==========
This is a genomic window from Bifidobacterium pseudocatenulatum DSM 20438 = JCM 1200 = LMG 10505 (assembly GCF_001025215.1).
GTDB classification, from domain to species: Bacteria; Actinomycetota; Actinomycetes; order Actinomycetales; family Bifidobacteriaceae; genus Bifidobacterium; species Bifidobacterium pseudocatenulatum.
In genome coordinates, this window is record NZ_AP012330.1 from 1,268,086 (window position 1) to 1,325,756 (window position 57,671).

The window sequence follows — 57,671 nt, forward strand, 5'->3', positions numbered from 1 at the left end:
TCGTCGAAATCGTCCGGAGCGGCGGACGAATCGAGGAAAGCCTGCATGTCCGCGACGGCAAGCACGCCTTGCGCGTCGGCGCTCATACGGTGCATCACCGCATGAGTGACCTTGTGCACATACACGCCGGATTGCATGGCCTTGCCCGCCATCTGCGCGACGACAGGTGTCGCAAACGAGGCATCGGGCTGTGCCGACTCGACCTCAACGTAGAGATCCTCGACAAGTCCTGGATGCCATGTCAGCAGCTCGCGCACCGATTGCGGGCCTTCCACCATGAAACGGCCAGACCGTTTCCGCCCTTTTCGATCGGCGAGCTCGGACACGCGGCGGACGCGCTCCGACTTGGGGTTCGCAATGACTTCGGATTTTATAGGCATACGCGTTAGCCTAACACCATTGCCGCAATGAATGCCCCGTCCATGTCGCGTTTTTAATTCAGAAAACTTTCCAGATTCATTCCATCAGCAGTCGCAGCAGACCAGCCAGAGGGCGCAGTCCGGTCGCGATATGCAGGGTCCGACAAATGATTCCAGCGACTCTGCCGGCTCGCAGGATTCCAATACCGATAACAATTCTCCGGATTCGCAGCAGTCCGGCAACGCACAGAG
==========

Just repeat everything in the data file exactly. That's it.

This is a genomic window from Bifidobacterium pseudocatenulatum DSM 20438 = JCM 1200 = LMG 10505 (assembly GCF_001025215.1).
GTDB classification, from domain to species: Bacteria; Actinomycetota; Actinomycetes; order Actinomycetales; family Bifidobacteriaceae; genus Bifidobacterium; species Bifidobacterium pseudocatenulatum.
In genome coordinates, this window is record NZ_AP012330.1 from 1,268,086 (window position 1) to 1,325,756 (window position 57,671).

The window sequence follows — 57,671 nt, forward strand, 5'->3', positions numbered from 1 at the left end:
TCGTCGAAATCGTCCGGAGCGGCGGACGAATCGAGGAAAGCCTGCATGTCCGCGACGGCAAGCACGCCTTGCGCGTCGGCGCTCATACGGTGCATCACCGCATGAGTGACCTTGTGCACATACACGCCGGATTGCATGGCCTTGCCCGCCATCTGCGCGACGACAGGTGTCGCAAACGAGGCATCGGGCTGTGCCGACTCGACCTCAACGTAGAGATCCTCGACAAGTCCTGGATGCCATGTCAGCAGCTCGCGCACCGATTGCGGGCCTTCCACCATGAAACGGCCAGACCGTTTCCGCCCTTTTCGATCGGCGAGCTCGGACACGCGGCGGACGCGCTCCGACTTGGGGTTCGCAATGACTTCGGATTTTATAGGCATACGCGTTAGCCTAACACCATTGCCGCAATGAATGCCCCGTCCATGTCGCGTTTTTAATTCAGAAAACTTTCCAGATTCATTCCATCAGCAGTCGCAGCAGACCAGCCAGAGGGCGCAGTCCGGTCGCGATATGCAGGGTCCGACAAATGATTCCAGCGACTCTGCCGGCTCGCAGGATTCCAATACCGATAACAATTCTCCGGATTCGCAGCAGTCCGGCAACGCACAGAG